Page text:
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Jeremy Erickson

Jeremy Erickson

Senior R&D Engineer

Jeremy is a researcher on the Duo Labs team who enjoys working towards the death of the password. He believes usability is just as important as strong security. He prefers understanding and education to security-by-checkbox.

Building a Sysdiagnose Client

Jeremy Erickson December 18th, 2018 (Last Updated: December 18th, 2018)

01. Where to get it

https://github.com/duo-labs/apple-t2-xpc

02. Analysis of an existing sysdiagnose connection

Using our handy sniffer.py sniffer, we can now dissect the messages being sent between the imac and t2 chip.

The communication from a sysdiagnose -c command can be broken into several parts:

  • The sysdiagnose client opens an http/2 connection to the t2 chip

imac opening stream 1 for communication on port 49155.

New HTTP/2 frame
New XPC Packet imac->t2 on HTTP/2 stream 1 TCP port 49155
XPC Wrapper: {
	Magic: 0x29b00b92
	Flags: 0b 00000000 00000000 00000000 00000001 (0x1)
	BodyLength: 0x14
	MessageId: 0x0
}
{ ~0 entries~
}
  • The sysdiagnose client sends an XPC message with the message REQUEST_TYPE=1
New XPC Packet imac->t2 on HTTP/2 stream 1 TCP port 49155
XPC Wrapper: {
	Magic: 0x29b00b92
	Flags: 0b 00000000 00000000 00000001 00000001 (0x101)
	BodyLength: 0x30
	MessageId: 0x1
}
{ ~1 entry~
	"REQUEST_TYPE":
		uint64 0x0000000000000001: 1
}
  • The t2 chip sends a message on a different tcp port with metadata about a file transfer

New XPC Packet t2->imac on HTTP/2 stream 1 TCP port 49164
XPC Wrapper: {
	Magic: 0x29b00b92
	Flags: 0b 00000000 00000000 00000001 00000001 (0x101)
	BodyLength: 0x12c
	MessageId: 0x1b
}
{ ~3 entries~
	"messageType":
		<file>
	"fileMetadata":
		{ ~4 entries~
			"proxied_dev":
				Bridge
			"name":
				stacks-2018-09-26-154602.ips
			"status":
				{ ~1 entry~
					"jobStatus":
						{ ~1 entry~
							"jobId":
								<unsolicited>
						}
				}
			"subdir":
			"/"
		}
	"<file_xfer>":
		MessageId: 0xe
		File transfer size: 0x000000000001b981 113025
}
  • The t2 chip opens a new stream and sends a metadata file to the imac

t2 opening stream 31 for communication on port 49164.
...
New XPC Packet t2->imac on HTTP/2 stream 31 TCP port 49164
XPC Wrapper: {
	Magic: 0x29b00b92
	Flags: 0b 00000000 00010000 00000000 00000001 (0x100001)
	BodyLength: 0x0
	MessageId: 0xe
}
No Payload.
...
New XPC Packet imac->t2 on HTTP/2 stream 31 TCP port 49164
XPC Wrapper: {
	Magic: 0x29b00b92
	Flags: 0b 00000000 00100000 00000000 00000001 (0x200001)
	BodyLength: 0x0
	MessageId: 0xe
}
No Payload.
...
New Data frame t2->imac on HTTP/2 stream 31 TCP port 49164
0000  7B226275675F74797065223A22323838 {"bug_type":"288
0010  222C2274696D657374616D70223A2232 ","timestamp":"2
0020  3031382D30392D32362031353A34363A 018-09-26 15:46:
0030  30322E3035202B30303030222C226F73 02.05 +0000","os
... 16384 bytes
... and so on until the file is transferred
  • The t2 chip sends another metadata file with system information in the same fashion, on the same other port, on a new http/2 stream.

  • The t2 chip sends a sysdiagnose tgz on the original tcp port


t2 opening stream 2 for communication on port 49155.
...
New XPC Packet t2->imac on HTTP/2 stream 1 TCP port 49155
XPC Wrapper: {
	Magic: 0x29b00b92
	Flags: 0b 00000000 00000000 00000001 00000001 (0x101)
	BodyLength: 0xc0
	MessageId: 0x2
}
{ ~3 entries~
	"RESPONSE_TYPE":
		uint64 0x0000000000000001: 1
	"FILE_TX":
		MessageId: 0x5
		File transfer size: 0x00000000005b49d7 5982679
	"FILE_NAME":
		"bridge_sysdiagnose_2018.09.26_15-46-02+0000_Bridge_OS_Bridge_15P2542.tar.gz"
}
...
New XPC Packet t2->imac on HTTP/2 stream 2 TCP port 49155
XPC Wrapper: {
	Magic: 0x29b00b92
	Flags: 0b 00000000 00010000 00000000 00000001 (0x100001)
	BodyLength: 0x0
	MessageId: 0x5
}
No Payload.
...
New XPC Packet imac->t2 on HTTP/2 stream 2 TCP port 49155
XPC Wrapper: {
	Magic: 0x29b00b92
	Flags: 0b 00000000 00100000 00000000 00000001 (0x200001)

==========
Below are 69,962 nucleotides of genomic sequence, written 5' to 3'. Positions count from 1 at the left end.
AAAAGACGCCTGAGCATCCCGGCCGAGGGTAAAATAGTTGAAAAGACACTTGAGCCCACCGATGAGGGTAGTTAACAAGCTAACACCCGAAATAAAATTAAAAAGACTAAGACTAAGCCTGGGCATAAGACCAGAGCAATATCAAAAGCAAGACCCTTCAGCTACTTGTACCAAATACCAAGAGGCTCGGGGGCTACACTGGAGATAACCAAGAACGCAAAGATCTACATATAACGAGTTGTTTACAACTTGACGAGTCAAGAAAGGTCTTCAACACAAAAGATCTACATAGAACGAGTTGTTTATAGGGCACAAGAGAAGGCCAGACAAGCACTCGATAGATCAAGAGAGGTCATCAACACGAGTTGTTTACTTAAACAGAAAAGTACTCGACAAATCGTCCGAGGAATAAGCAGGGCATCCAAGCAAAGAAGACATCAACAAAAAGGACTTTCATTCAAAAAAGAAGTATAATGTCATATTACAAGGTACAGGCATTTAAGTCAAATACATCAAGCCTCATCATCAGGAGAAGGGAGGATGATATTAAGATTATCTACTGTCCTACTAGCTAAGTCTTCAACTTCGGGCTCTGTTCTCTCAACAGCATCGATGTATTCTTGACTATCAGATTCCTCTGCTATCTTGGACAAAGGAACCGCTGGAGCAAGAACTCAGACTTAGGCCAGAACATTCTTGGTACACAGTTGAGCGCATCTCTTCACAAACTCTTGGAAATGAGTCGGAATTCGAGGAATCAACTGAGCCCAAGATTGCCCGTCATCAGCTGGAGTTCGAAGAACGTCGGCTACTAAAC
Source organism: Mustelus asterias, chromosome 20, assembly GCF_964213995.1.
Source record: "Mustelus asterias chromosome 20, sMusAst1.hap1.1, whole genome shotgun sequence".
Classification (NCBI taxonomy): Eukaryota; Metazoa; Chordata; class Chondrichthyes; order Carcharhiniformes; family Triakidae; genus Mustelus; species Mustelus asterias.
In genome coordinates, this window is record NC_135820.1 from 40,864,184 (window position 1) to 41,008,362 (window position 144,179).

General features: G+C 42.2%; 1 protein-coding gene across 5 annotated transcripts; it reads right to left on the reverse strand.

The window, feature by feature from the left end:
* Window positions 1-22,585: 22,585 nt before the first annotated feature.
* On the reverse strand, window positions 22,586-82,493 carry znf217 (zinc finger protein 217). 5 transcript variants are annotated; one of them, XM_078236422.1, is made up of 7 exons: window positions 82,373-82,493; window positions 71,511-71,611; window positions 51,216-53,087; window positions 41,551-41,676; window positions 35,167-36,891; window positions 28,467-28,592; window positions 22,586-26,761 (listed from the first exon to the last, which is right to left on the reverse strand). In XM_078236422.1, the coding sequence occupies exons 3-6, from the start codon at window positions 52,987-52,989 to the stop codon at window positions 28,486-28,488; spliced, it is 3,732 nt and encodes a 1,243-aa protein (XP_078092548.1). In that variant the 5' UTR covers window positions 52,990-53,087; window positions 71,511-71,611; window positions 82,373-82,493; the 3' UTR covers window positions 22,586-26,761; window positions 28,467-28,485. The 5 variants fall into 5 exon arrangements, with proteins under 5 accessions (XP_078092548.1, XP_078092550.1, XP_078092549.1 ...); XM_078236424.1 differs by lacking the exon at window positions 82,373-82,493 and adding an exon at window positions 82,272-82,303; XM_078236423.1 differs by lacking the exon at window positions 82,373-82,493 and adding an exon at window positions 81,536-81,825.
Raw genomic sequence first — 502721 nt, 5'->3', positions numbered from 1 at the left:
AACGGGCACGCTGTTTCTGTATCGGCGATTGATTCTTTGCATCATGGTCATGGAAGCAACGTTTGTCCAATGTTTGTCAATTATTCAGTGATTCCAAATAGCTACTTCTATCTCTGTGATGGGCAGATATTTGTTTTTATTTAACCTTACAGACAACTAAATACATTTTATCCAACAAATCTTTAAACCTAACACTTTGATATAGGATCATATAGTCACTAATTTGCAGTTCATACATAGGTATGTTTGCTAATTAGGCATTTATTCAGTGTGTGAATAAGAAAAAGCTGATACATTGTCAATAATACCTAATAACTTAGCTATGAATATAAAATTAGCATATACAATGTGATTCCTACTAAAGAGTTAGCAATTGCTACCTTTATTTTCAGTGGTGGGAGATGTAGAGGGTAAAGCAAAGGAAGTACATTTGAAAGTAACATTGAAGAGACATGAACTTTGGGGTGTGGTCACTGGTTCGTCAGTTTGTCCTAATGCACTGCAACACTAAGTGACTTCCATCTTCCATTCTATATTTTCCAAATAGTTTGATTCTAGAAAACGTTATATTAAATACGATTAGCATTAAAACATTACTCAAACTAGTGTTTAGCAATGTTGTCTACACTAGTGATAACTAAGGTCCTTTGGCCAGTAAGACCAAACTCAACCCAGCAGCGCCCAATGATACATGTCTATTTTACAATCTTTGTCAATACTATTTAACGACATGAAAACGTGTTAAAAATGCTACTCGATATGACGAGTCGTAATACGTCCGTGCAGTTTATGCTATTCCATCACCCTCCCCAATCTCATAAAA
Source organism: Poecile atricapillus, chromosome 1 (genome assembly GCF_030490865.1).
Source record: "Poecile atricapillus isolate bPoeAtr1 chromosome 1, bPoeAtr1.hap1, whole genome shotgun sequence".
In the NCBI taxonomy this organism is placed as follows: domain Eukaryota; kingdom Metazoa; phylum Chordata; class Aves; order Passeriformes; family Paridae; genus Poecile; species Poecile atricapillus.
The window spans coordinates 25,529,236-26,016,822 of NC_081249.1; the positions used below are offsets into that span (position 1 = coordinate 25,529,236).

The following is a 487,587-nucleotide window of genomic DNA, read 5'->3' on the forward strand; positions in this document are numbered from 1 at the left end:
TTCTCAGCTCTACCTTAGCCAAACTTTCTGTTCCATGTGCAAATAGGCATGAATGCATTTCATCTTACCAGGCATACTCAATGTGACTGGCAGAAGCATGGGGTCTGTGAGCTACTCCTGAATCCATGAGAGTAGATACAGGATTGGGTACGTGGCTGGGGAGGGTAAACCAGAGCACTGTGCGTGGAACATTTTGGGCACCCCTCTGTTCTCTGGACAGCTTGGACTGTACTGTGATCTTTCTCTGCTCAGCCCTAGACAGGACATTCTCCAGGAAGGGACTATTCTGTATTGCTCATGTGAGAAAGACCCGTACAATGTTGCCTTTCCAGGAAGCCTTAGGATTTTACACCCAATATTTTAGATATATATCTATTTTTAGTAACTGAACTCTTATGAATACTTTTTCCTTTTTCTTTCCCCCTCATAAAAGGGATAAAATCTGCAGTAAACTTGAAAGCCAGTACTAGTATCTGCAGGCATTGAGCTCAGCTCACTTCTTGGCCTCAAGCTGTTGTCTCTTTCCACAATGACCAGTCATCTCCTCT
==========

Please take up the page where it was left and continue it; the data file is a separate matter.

BodyLength: 0x0
	MessageId: 0x5
}
No Payload.
...
New Data frame t2->imac on HTTP/2 stream 2 TCP port 49155
0000  1F8B0800BAA9AB5B0003ECBD6B77DB48 .......[....kw.H
0010  9226DC5FA77E05579FAACF5832018237 .&._.~.W...X2..7
0020  4DB9F79528D9E694647144D955BD7BF6 M...(...dqD.U.{.
0030  F840242471CDDB80A42D4D4FEF6F7F9F .@$$q....-MO.o..
... 16384 bytes
... and so on for 5982679 bytes

The main curiosity is why are the metadata “files” that get transferred on a different tcp port?

Some clues:

  • The metadata “files” that are transferred don’t show up in the sysdiagnose output on the imac.
  • There is no tcp or http/2 handshake on the other tcp port.

Clearly, the t2 chip is sending this system diagnostic data to some other process on the imac, not the sysdiagnose client, and maintains a persistent connection to it. But who is it?

03. Who else is talking to my t2 chip!?

Normally, to track down the process that’s communicating on a particular port, we could use netstat or lsof to see which process has an open tcp port (listening or connected). However, since this mystery process is connecting to the t2, it doesn’t show up in the normal netstat list.

The t2 chip’s messages going off to the other tcp port contain what appear to be unique strings messageType and fileMetadata. The sysdiagnose binary doesn’t contain these strings, and neither do any of its linked libraries:


Duo-Labs-iMac-Pro:~ labs$ objdump -macho -dylibs-used /usr/bin/sysdiagnose
/usr/bin/sysdiagnose:
	/System/Library/Frameworks/Foundation.framework/Versions/C/Foundation (compatibility version 300.0.0, current version 1451.0.0)
	/System/Library/Frameworks/CoreFoundation.framework/Versions/A/CoreFoundation (compatibility version 150.0.0, current version 1451.0.0)
	/System/Library/PrivateFrameworks/CrashReporterSupport.framework/Versions/A/CrashReporterSupport (compatibility version 1.0.0, current version 1.0.0)
		/usr/lib/libSystem.B.dylib (compatibility version 1.0.0, current version 1252.0.0)
		/usr/lib/libarchive.2.dylib (compatibility version 9.0.0, current version 9.2.0)
	/System/Library/PrivateFrameworks/LoggingSupport.framework/Versions/A/LoggingSupport (compatibility version 1.0.0, current version 829.30.14)
	/System/Library/PrivateFrameworks/CacheDelete.framework/Versions/A/CacheDelete (compatibility version 1.0.0, current version 1.0.0)
	/System/Library/Frameworks/CoreGraphics.framework/Versions/A/CoreGraphics (compatibility version 64.0.0, current version 1129.5.0)
	/System/Library/Frameworks/CoreServices.framework/Versions/A/CoreServices (compatibility version 1.0.0, current version 822.19.0)